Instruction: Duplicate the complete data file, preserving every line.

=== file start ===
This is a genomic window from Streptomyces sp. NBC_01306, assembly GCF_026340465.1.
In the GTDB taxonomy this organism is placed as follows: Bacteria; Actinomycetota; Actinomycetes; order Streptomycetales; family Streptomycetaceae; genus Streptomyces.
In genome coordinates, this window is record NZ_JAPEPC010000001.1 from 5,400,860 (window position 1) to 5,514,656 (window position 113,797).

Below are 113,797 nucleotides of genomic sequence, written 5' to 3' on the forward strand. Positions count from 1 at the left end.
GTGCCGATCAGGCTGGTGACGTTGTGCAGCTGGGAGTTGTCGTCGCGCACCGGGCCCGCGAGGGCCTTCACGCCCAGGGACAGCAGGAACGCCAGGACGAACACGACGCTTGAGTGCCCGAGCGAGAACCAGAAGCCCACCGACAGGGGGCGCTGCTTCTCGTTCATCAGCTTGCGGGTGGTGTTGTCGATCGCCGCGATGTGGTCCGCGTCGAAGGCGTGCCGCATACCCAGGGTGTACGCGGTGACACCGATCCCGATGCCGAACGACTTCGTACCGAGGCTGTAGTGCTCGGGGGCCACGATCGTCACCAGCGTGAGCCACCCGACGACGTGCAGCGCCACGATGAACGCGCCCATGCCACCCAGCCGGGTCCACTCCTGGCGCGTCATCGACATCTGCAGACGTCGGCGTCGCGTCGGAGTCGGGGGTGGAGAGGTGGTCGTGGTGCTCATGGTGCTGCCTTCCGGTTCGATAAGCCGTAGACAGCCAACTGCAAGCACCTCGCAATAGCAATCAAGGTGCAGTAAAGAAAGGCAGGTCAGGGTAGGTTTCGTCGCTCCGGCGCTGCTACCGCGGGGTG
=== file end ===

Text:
This is a genomic window from Streptomyces sp. NBC_01306, assembly GCF_026340465.1.
In the GTDB taxonomy this organism is placed as follows: Bacteria; Actinomycetota; Actinomycetes; order Streptomycetales; family Streptomycetaceae; genus Streptomyces.
In genome coordinates, this window is record NZ_JAPEPC010000001.1 from 5,400,860 (window position 1) to 5,514,656 (window position 113,797).

Below are 113,797 nucleotides of genomic sequence, written 5' to 3' on the forward strand. Positions count from 1 at the left end.
GTGCCGATCAGGCTGGTGACGTTGTGCAGCTGGGAGTTGTCGTCGCGCACCGGGCCCGCGAGGGCCTTCACGCCCAGGGACAGCAGGAACGCCAGGACGAACACGACGCTTGAGTGCCCGAGCGAGAACCAGAAGCCCACCGACAGGGGGCGCTGCTTCTCGTTCATCAGCTTGCGGGTGGTGTTGTCGATCGCCGCGATGTGGTCCGCGTCGAAGGCGTGCCGCATACCCAGGGTGTACGCGGTGACACCGATCCCGATGCCGAACGACTTCGTACCGAGGCTGTAGTGCTCGGGGGCCACGATCGTCACCAGCGTGAGCCACCCGACGACGTGCAGCGCCACGATGAACGCGCCCATGCCACCCAGCCGGGTCCACTCCTGGCGCGTCATCGACATCTGCAGACGTCGGCGTCGCGTCGGAGTCGGGGGTGGAGAGGTGGTCGTGGTGCTCATGGTGCTGCCTTCCGGTTCGATAAGCCGTAGACAGCCAACTGCAAGCACCTCGCAATAGCAATCAAGGTGCAGTAAAGAAAGGCAGGTCAGGGTAGGTTTCGTCGCTCCGGCGCTGCTACCGCGGGGTG